Phascination – Ladybugs

Never hurt a ladybug
We need them in the garden
Ladybugs help flowers grow
So we must give them pardon!
~Author Unknown


I love ladybugs. I’ve loved bugs, and been fascinated by them, since I was a baby—this is according to my mother. How could anyone not love a tiny ladybug? On top of being one of the most attractive and whimsical beetles in all the insect world, they are amazing garden predators. I photographed the ladybugs in the collage during a very warm, Autumn afternoon.

The spotted red ‘ladybug’ we all know so well (more correctly called the ‘lady beetle’ or ‘ladybird beetle’, as these insects are true beetles and not bugs) does dine on the occasional aphid and other soft-bodied pest, but like many insects, it doesn’t really eat all that much in its adult form. It’s the ladybug’s larvae that are voracious predators of soft-bodied problem insects, especially aphids. Gardeners plagued by those sap-sucking perfidious pests (i.e. rose growers) should become acquainted with the appearance of this beneficial ladybug baby; otherwise, they might try to kill the spiny, scary-looking, alligator/dragon-like things!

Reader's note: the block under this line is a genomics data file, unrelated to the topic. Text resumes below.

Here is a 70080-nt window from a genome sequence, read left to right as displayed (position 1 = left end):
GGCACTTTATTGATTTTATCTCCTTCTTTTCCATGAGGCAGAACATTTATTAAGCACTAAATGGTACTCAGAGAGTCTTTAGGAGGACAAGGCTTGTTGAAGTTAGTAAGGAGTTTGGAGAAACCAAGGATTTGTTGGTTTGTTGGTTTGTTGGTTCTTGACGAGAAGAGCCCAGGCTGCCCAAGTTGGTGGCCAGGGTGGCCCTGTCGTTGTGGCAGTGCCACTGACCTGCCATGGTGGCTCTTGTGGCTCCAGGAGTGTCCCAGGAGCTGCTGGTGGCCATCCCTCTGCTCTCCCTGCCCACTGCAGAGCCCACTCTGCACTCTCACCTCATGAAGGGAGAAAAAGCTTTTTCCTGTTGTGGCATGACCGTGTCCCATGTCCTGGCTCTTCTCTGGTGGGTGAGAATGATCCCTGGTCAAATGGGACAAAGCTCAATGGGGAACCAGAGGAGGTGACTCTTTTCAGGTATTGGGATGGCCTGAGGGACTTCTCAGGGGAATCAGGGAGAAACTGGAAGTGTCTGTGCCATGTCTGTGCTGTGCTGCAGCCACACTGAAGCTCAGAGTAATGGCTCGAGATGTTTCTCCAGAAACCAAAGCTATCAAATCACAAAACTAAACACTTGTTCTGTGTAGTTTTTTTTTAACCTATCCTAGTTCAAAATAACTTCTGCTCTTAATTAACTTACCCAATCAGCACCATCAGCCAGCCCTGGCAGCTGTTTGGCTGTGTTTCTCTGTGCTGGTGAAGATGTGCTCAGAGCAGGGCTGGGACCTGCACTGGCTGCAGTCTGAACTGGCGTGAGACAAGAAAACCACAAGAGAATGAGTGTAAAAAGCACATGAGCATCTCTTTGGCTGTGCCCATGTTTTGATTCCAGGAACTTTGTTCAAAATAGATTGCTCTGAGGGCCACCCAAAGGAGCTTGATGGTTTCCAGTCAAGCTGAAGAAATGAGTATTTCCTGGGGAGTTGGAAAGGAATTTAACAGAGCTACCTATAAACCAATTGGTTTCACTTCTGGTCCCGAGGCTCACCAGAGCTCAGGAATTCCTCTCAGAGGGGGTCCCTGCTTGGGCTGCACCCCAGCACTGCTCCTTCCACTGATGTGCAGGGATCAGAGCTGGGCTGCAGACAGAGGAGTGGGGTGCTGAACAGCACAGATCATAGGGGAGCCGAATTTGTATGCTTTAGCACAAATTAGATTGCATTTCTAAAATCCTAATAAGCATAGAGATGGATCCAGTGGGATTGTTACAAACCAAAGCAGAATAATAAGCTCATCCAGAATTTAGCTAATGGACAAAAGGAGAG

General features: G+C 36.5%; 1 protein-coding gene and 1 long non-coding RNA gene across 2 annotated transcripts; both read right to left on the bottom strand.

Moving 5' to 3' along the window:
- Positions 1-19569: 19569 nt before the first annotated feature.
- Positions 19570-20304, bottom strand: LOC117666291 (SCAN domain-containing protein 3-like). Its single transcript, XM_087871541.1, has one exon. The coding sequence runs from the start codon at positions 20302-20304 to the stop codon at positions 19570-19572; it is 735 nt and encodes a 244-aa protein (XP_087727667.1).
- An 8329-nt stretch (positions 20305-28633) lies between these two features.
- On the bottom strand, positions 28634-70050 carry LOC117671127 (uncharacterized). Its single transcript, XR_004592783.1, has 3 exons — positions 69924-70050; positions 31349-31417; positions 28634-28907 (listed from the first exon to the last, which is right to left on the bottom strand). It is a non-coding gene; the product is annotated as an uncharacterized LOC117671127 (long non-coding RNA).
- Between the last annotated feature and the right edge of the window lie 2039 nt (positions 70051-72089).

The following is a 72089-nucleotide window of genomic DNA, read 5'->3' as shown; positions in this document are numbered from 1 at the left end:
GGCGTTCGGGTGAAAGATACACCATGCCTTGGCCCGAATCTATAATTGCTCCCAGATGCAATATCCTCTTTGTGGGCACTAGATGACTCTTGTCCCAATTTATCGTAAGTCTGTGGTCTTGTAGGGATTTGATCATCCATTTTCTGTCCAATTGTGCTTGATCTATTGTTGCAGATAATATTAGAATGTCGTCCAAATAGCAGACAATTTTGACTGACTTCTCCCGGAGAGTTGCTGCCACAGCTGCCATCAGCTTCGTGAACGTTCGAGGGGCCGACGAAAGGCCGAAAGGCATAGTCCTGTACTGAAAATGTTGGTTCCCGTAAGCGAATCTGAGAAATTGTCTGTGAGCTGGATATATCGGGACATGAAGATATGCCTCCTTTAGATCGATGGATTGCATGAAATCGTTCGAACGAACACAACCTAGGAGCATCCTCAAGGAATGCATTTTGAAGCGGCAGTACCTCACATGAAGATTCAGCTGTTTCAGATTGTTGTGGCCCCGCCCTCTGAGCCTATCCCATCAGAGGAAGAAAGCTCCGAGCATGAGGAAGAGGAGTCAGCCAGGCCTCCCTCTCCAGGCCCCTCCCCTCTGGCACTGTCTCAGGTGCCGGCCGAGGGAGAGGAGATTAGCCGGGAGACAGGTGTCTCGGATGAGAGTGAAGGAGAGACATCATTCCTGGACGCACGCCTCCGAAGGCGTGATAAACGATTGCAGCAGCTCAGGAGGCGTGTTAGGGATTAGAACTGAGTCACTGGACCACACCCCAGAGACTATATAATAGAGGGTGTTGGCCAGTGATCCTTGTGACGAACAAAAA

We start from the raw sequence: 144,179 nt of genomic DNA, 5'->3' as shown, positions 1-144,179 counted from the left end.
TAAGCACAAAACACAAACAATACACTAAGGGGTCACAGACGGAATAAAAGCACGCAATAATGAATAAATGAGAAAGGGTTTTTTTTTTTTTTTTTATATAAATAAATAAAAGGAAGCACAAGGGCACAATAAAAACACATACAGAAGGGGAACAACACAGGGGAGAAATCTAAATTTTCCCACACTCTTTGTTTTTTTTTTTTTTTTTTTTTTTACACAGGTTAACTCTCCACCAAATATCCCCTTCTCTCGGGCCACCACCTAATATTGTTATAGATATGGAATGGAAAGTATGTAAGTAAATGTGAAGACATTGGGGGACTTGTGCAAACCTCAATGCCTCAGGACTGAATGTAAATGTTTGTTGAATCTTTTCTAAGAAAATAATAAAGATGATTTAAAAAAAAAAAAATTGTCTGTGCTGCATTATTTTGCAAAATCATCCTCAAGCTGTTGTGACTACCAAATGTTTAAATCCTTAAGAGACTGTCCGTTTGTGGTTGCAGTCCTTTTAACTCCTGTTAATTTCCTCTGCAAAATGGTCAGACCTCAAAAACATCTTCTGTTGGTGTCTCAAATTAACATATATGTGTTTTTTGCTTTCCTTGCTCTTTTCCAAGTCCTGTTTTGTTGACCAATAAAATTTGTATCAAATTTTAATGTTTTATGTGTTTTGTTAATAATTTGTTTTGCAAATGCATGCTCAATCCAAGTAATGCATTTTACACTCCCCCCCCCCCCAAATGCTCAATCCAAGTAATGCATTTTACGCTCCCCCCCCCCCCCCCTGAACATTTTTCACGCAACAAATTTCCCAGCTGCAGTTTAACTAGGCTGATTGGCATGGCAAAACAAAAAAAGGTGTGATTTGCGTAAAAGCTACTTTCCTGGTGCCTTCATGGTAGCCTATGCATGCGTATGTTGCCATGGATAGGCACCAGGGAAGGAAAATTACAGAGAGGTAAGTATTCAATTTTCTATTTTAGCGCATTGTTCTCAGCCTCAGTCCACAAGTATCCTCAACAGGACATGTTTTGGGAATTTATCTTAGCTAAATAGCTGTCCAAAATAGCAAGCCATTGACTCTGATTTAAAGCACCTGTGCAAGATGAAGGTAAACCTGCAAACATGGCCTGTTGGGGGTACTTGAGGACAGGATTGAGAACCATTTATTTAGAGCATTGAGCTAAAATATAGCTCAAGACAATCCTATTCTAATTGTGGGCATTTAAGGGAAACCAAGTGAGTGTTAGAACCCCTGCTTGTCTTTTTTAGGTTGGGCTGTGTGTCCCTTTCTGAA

I came upon a bit of garden chaos last week; swarms of ladybugs flying around one corner of my house. Aha! A wintry mystery solved. Every year we have a few ladybugs take up residence inside our house. These rooms get the most afternoon sunshine and the outer walls of the house become toasty. I realize now the ladybugs I find inside are only a few stragglers from the multitude using our outer siding for their winter hibernation. The downspout is their road to a refuge from the cold.

Will I plug up the crack/hole in the siding where they enter? Not right now. I like to think of a swarm of ladybugs re-emerging in the Spring ready to lay the eggs of their voracious larva.

I’ve already found a couple of stragglers in the house.


Does this upset me?


No indeed! I am happy to see them. I give them a ride on the edge of a piece of paper and place them on a hospitable houseplant.


Take a look at this great article about indoor ladybugs: